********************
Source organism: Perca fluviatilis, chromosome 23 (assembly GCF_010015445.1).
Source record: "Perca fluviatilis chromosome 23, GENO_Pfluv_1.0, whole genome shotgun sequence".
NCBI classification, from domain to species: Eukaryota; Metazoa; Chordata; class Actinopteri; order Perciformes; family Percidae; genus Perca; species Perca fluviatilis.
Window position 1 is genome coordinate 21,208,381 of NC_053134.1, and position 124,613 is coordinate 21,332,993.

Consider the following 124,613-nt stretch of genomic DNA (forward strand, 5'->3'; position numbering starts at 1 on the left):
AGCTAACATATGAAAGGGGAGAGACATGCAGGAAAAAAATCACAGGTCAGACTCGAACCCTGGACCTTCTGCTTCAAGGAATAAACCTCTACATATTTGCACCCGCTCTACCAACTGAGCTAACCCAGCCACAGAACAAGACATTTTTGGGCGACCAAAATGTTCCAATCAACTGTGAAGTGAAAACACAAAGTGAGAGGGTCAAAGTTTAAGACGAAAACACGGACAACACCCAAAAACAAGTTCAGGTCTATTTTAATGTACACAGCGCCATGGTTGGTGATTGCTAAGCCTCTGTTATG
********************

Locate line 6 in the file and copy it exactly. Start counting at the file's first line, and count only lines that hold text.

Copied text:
AGCTAACATATGAAAGGGGAGAGACATGCAGGAAAAAAATCACAGGTCAGACTCGAACCCTGGACCTTCTGCTTCAAGGAATAAACCTCTACATATTTGCACCCGCTCTACCAACTGAGCTAACCCAGCCACAGAACAAGACATTTTTGGGCGACCAAAATGTTCCAATCAACTGTGAAGTGAAAACACAAAGTGAGAGGGTCAAAGTTTAAGACGAAAACACGGACAACACCCAAAAACAAGTTCAGGTCTATTTTAATGTACACAGCGCCATGGTTGGTGATTGCTAAGCCTCTGTTATG